I've been excited by the prospect of this book for quite some time. Imagine all the Sturgeon short stories collected in a series of volumes, and not just the ones that were published or previously collected, but ALL of them. Edited and with notes, to top it off, by that most meticulous of literary executors, Paul Williams (the man behind the Collected Philip K. Dick). Unfortunately, Sturgeon never attracted the same fanaticism that Dick did, and this project was on shaky ground for some time. The first book is finally out, and it definitely lives up to the expectations for it.
Selected stories here include:
* "Heavy Insurance" -- Sturgeon's first published and possibly first completed work. A clever short short revolving around the, then, unusual properties of dry ice. With short shorts I am always reminded of Jack Ritchie's LITTLE BOXES OF BEWILDERMENT, and this story, even as early in Sturgeon's career as it was, can stand among those tales.
* "Fluffy" -- A few awkward wording moments, but they don't detract from the joy of a clever little twist story. This would have been a page from Jonathan Carroll except Sturgeon has to have a "logical" explanation (well, OK, *an* explanation--Carroll wouldn't have felt the need for any) for the basic conceit. However, it's still just a twist story. Sturgeon quickly moved beyond it.
* "Alter Ego" -- Almost a study in what not to do in a story, this previously unpublished piece reeks of the new writer, for it is all tell and no show. It spans years, yet there is not time sense. There are some specifics, but no details. While the plot itself could become something, it's too pithy for this treatment and too pathetic for longer. It's not too surprising that this one didn't see print in its time.
* "Permit Me My Gesture" -- This is my kind of short short: neat set up, perfect background, and clever ending twist. The notes include a letter from Sturgeon to his wife; in it, he calls this kind of story a gadget plot, and "Golden Day" a gag.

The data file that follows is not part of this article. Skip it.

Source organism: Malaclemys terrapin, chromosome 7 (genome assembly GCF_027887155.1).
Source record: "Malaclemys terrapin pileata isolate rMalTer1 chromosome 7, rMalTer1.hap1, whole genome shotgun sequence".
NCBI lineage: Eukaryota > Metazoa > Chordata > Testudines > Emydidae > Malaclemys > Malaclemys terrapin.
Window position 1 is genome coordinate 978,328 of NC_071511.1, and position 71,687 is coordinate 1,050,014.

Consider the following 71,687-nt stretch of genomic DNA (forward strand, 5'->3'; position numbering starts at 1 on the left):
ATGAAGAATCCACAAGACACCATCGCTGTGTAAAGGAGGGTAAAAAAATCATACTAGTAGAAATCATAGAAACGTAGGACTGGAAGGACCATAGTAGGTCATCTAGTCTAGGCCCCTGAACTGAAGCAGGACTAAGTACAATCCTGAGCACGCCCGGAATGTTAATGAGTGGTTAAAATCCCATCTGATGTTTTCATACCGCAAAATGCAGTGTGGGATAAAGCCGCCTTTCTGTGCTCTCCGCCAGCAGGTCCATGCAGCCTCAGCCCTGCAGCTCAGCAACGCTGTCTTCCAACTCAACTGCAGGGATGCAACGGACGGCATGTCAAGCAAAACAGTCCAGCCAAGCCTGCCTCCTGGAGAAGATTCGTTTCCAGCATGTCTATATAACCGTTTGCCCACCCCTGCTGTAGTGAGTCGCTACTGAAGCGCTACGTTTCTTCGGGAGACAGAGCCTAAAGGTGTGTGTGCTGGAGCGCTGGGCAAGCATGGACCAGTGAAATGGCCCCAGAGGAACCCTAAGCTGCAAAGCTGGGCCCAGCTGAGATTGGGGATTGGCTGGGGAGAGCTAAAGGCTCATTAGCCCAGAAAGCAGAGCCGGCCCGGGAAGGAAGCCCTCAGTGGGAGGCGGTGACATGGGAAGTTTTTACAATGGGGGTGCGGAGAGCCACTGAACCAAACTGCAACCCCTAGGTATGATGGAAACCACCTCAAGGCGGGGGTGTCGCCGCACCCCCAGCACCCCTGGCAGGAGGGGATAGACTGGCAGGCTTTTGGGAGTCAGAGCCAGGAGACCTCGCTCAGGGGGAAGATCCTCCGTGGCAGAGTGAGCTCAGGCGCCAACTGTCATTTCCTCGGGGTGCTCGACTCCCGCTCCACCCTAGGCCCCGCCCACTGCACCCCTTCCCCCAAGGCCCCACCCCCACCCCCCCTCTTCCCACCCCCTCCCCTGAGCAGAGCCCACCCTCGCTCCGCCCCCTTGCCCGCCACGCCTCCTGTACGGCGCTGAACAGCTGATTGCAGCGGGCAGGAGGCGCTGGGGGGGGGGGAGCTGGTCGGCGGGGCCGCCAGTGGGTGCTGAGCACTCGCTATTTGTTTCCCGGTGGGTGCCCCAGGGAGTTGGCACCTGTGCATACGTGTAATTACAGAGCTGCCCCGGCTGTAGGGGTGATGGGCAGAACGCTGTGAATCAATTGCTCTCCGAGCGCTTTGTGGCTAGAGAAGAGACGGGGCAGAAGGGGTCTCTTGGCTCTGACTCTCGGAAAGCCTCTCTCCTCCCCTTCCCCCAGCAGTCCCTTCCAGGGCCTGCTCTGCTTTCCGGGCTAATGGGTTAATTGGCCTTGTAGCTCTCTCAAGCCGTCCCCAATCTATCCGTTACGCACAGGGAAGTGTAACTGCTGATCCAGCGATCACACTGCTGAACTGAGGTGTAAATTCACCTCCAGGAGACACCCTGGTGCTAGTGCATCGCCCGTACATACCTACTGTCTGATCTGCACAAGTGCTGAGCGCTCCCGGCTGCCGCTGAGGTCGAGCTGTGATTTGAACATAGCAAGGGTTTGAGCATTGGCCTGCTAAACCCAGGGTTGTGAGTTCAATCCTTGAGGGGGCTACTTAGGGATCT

* "One Sick Kid" -- A short based on Sturgeon's personal experience, kind of a "true life" op-ed piece. A bit formless, though, without a genuine payoff, i.e., life isn't as clever as fiction.
* "A God in a Garden" -- Here is the *raison d'etre* for this volume, for the admiration that writers and readers have for Sturgeon is based on stories like this one. The perfect twist tale--what some people would term a Twilight Zone story. A man with a character flaw (he lies to his wife), a conflict (his wife knows about the lying, and is upset), and the twist (he digs up a god in his garden that gives him the ability to always tell the truth--not the actual truth, but whatever he says *becomes* the truth). Sturgeon handles it all brilliantly. The notes seem to agree. This story--Sturgeon's first sale to John W. Campbell for Unknown--was like his coming out party. Finally he had found a market that didn't require formula (the string- tugging as described under "Some People Forget" above), yet welcomed cleverness.
* "Bianca's Hands" -- A disturbing little fantasy/horror piece, showing the depth of Sturgeon's mastery of character, mood, and language. Yes, there's a plot, but the plot is nothing besides the description. It is so well done--this description of Bianca's hands and Ran's love for them--that is is close to erotic. Of course, Sturgeon was no stranger to that genre, although his take on it would not be fully revealed until years later with the novels SOME OF YOUR BLOOD and GODBODY.
* "The Ultimate Egoist" -- The logical extreme of the philosophical question best answered by Rene Descartes when he wrote, "Cogito, ergo sum." Whatever Woody thinks is, and what he doubts isn't, and it doesn't take long for him to break under the strain.
* "It" -- Probably one of the most famous Sturgeon stories, spawning at least two comic creatures: DC's Swamp Thing and Marvel's Man-Thing. Actually what Sturgeon accomplishes here is the envy of every horror writer--he invents a new monster. Unfortunately he did it in a short story rather than a novel or a movie, so his creation has yet to join the full pantheon to which it belongs, taking its place beside Frankenstein's monster, Dracula, the Wolf Man, the Mummy, and the Creature from the Black Lagoon.
I hope that this project--to collect all of Sturgeon's short stories-- continues apace. Paul Williams' earlier effort in this vein was the incredible Collected Philip K. Dick, and while the Dick was interesting, PKD was a writer who excelled at novels, not really the short. Sturgeon, on the other hand, was the opposite. I learned a lot about writing from the Dick volumes, and I hope to learn even more from Sturgeon.